'Sex Education' Star Ncuti Gatwa Is Set to Become the First Black Lead in 'Doctor Who'
"Ncuti dazzled us, seized hold of the Doctor and owned those TARDIS keys in seconds," said showrunner Russell T Davies.
May 09, 2022
Don't let anyone ever tell you that art and sport don't mix. Awards season, when the past year's films and TV shows battle it out for shiny trophies? That's as competitive as it gets. Guessing who'll become the next Bond? Given how seriously people take it, that fits, too. And, so does speculating every few years about who'll take over that other beloved, long-running British franchise: Doctor Who.
The latest round of wondering who'll be stepping into the TARDIS has just come to an end, though — and there is indeed a fantastic winner. After proving such a hit in Netflix's Sex Education, Rwanda-born Scottish actor Ncuti Gatwa has been named as the 14th time lord. And, for the second time in a row, Doctor Who is making history.
When the police box-loving, time-travelling, Dalek-fighting character next regenerates into a new incarnation — which is how the series writes in its casting swaps — Gatwa will become Doctor Who's first Black lead. He takes over from Jodie Whittaker, whose run comes to an end this year, after becoming the first-ever female lead back in 2017.
The future is here! Ncuti Gatwa is the Doctor. ❤️❤️➕🟦 #DoctorWho
Read more here ➡️ https://t.co/KoxPmoNAdL pic.twitter.com/peKsH6gCjI
— Doctor Who (@bbcdoctorwho) May 8, 2022
As well as following on from Whittaker, Gatwa joins a long list of other British actors who've stepped into the part — 12 prior to Whittaker, obviously — including OG Doctor William Hartnell back in 1963; 70s favourite Tom Baker; and Christoper Eccelston (The Leftovers), David Tenant (Mary Queen of Scots), Matt Smith (Morbius) and Peter Capaldi (The Suicide Squad) since the show made a big comeback in 2005. And yes, the fact that it took 54 years for the character to become a woman and six decades for a Black actor to play the part is clearly far too long.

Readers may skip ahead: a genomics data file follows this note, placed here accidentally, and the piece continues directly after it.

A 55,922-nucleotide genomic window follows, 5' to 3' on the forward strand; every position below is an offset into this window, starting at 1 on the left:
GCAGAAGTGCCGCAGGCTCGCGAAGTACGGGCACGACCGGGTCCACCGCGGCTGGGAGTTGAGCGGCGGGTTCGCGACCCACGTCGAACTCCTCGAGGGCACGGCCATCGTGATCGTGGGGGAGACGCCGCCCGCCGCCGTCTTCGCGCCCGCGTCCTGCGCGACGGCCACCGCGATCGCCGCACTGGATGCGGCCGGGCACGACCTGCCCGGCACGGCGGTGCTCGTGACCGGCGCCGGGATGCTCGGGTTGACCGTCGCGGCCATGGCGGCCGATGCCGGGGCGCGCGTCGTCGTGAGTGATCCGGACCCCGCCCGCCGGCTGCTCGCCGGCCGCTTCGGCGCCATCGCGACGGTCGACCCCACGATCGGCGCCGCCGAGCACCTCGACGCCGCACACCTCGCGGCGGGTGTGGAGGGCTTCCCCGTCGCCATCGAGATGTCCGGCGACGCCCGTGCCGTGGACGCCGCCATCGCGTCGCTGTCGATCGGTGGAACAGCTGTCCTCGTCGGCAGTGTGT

Announcing the news in a BBC statement, Gatwa said "there aren't quite the words to describe how I'm feeling. A mix of deeply honoured, beyond excited and of course a little bit scared. This role and show means so much to so many around the world, including myself, and each one of my incredibly talented predecessors has handled that unique responsibility and privilege with the utmost care. I will endeavour my utmost to do the same."
"Russell T Davies is almost as iconic as the Doctor himself and being able to work with him is a dream come true," Gatwa continued. "His writing is dynamic, exciting, incredibly intelligent and fizzing with danger. An actor's metaphorical playground. The entire team has been so welcoming and truly give their hearts to the show. And so as much as it's daunting, I'm aware I'm joining a really supportive family. Unlike the Doctor, I may only have one heart but I am giving it all to this show."
Davies himself, Doctor Who's showrunner, was just as excited. "The future is here and it's Ncuti! Sometimes talent walks through the door and it's so bright and bold and brilliant, I just stand back in awe and thank my lucky stars. Ncuti dazzled us, seized hold of the Doctor and owned those TARDIS keys in seconds."
Gatwa's stint as Doctor Who is slated to start in 2o23 — but exactly when it'll drop hasn't yet been revealed. In the interim, you have two ways to celebrate: watch old Doctor Who episodes, naturally, and re-binge your way through Sex Education again.
Ncuti Gatwa will start playing Doctor Who in 2o23 — we'll update you with a release date when one is announced.
Images: Sex Education, Sam Taylor/Netflix.
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